5 stars out of 5
Yes, I'm a little behind the times - this book was released last summer - but it's been on my must-read list ever since I read the description for several reasons, starting with the fact that it's a personal account of growing up in a poor Rust Belt town. I can relate: I've lived near the Rust Belt town of Youngstown, Ohio, for close to 55 years and have seen first-hand the devastation that resulted with the collapse of the steel and automotive industries. Besides that, my pre-college years were spent in a small community not far from Middletown, Ohio, where the author grew up. He even lived for a time in Preble County, Ohio, as did my late parents for a few years, near the one-stoplight burg of New Paris.
The real story here is the author's, of course; he uses his experiences growing up in and around Middletown after his grandparents moved from the Appalachian region of Kentucky to shed light on the struggles of white working-class Americans - struggles that have become worse, not better, over time.
America's white working poor, the official book description notes, have as a group been "slowly disintegrating" for more than 40 years. Calling up interesting and often poignant memories of his own life, the author tells of his experience being born and growing up among these people for whom, sadly, the American Dream doesn't exist. "Working-class whites are the most pessimistic group in America," he writes. "It's about a culture that encourages social decay instead of counteracting it...a willingness to blame everyone but yourself."
This refusal to believe in and deal with reality I've seen first-hand as well. As I oversaw university-based programs to retrain workers permanently laid off by way of steel and auto plant closings, it wasn't unusual for those eligible to refuse to even consider taking any job that paid less than they'd earned on the assembly lines ("I'd sooner go on welfare," was the relatively common refrain). Others would simply opt to wait it out; periodic layoffs in those industries, after all, had been a way of life for them and their parents before them, so no matter what the evidence showed, they had no reason to think the jobs wouldn't come back this time.
Even though my mother came from poor-but-sturdy "hillbilly" stock and my father had been an equally poor "country boy," their childhoods never, to the best of my knowledge, mirrored that of the author. Like his grandparents, who provided perhaps his only encouragement to move up and out, my parents unfailingly believed in the value and future benefits of hard work - as did my many aunts and uncles on both sides of the family. The author wasn't so lucky; just about every one of his days was spent facing psychological, if not physical, abuse from the very people who should have been loving and caring (and were, but only on alternate Tuesdays). Worse, he and his family were not much different from everyone else they knew; it took years before he realized the life he was living wasn't the norm for people in the rest of the country. Sharing the experiences of those around him, he explains how their "deep skepticism" of everyone and everything outside their own realm came about (and continues to grow to this day).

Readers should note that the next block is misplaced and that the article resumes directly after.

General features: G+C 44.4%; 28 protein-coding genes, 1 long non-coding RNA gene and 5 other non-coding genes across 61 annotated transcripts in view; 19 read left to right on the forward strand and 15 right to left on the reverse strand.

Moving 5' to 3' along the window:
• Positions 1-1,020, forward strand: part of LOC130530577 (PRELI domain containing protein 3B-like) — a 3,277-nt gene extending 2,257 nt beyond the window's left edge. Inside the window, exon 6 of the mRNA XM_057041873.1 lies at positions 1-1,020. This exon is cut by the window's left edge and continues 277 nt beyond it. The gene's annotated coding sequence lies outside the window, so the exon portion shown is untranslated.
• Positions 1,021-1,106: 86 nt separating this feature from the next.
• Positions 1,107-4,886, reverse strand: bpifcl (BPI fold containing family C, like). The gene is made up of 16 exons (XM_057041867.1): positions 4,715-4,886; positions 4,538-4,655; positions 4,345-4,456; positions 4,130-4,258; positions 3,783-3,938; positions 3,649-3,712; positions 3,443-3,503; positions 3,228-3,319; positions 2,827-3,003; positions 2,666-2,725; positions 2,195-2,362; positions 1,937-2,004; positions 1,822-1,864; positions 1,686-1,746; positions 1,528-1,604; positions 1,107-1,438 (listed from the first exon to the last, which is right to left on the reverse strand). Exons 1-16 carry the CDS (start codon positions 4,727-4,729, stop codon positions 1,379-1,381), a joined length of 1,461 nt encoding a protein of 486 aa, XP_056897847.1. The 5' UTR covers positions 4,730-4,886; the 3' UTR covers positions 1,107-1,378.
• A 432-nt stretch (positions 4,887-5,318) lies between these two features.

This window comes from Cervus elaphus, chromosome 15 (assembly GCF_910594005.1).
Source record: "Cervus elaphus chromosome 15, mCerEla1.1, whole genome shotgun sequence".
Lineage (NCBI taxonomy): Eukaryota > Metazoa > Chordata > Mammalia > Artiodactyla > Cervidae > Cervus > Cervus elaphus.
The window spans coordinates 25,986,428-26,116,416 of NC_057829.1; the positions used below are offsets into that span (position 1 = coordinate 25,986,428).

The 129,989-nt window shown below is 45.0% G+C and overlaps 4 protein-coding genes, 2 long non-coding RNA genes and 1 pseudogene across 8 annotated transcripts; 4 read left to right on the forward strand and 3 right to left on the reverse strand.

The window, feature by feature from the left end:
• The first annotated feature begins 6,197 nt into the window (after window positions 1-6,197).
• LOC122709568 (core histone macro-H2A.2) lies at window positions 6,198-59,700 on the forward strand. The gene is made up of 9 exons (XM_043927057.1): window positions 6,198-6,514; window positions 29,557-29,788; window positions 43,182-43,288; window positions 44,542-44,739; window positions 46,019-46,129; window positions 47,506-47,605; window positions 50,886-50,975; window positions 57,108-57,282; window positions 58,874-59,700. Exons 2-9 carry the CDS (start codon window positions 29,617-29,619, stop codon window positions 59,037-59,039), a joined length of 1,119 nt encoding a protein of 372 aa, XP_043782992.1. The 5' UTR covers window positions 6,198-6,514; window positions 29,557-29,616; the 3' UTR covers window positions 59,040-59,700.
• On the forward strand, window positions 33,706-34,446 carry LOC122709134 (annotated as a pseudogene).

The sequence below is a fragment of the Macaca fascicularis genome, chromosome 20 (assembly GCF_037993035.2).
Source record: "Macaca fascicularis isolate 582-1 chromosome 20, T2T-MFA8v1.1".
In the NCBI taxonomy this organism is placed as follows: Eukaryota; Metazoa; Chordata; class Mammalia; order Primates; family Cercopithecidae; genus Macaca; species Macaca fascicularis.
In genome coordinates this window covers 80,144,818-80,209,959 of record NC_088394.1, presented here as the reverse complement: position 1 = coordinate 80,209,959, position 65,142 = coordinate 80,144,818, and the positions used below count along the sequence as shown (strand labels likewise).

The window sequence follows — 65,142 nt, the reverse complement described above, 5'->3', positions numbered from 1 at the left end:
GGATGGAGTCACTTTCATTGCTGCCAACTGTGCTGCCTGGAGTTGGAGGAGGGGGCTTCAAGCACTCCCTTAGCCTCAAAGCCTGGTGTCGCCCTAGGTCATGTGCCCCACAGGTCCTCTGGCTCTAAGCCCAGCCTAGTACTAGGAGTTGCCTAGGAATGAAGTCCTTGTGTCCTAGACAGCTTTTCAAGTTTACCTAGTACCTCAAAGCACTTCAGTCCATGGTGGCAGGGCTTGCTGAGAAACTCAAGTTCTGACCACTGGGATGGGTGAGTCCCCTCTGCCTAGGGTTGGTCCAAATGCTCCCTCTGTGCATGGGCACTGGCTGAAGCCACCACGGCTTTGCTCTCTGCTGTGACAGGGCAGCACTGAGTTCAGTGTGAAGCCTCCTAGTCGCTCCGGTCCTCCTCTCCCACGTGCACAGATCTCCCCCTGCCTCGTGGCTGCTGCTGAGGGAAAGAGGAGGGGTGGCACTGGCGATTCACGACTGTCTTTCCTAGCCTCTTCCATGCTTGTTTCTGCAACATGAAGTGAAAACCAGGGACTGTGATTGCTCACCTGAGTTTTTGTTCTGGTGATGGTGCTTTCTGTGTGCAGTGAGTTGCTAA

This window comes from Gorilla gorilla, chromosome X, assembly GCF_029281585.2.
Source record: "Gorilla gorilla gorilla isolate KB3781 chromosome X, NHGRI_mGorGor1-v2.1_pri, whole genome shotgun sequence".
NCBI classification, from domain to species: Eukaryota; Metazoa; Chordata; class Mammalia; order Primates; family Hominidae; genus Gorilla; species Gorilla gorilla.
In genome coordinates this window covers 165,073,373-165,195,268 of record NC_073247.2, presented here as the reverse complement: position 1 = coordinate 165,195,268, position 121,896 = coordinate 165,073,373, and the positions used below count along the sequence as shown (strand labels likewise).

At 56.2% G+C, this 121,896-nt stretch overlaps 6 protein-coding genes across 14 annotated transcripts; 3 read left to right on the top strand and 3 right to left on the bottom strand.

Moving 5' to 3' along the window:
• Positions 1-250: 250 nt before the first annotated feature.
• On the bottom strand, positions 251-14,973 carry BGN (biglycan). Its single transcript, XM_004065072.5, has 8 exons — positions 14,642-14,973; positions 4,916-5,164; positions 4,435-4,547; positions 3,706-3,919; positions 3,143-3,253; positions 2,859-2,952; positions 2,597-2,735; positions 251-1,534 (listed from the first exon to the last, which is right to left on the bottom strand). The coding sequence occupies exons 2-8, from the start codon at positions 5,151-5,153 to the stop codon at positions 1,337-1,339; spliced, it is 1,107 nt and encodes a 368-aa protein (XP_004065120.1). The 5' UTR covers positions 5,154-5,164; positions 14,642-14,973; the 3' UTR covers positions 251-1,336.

So what's the solution? The author doesn't have one, at least not a one-size-fits-all. "I don't know what the answer is, precisely, but I know it starts when we stop blaming Obama or Bush or faceless companies and ask ourselves what we can do to make it better," he writes.
He does, however, believe that any policy that targets the betterment of youth must involve an issue he says his high school teachers deal with on a day-to-day basis: That no matter how positive the school hours are, at the end of the day the students go back home. Based on what I've heard from the public-school teachers in our family (including my husband and our daughter), I couldn't agree more.
And if he could change one thing about the white working class today? "The feeling that our choices don't matter," he concludes.
The author's life, from that childhood that included a father who willingly gave him up for adoption to the Marine Corps to The Ohio State University to Yale Law School, makes for can't-put-down reading. Interspersed is research that backs up what he's saying (the book ends with a list of resources, linkable on the ebook version). Highly recommended!
Hillbilly Elegy by J.D. Vance (HarperCollins, June 2016); 273 pp.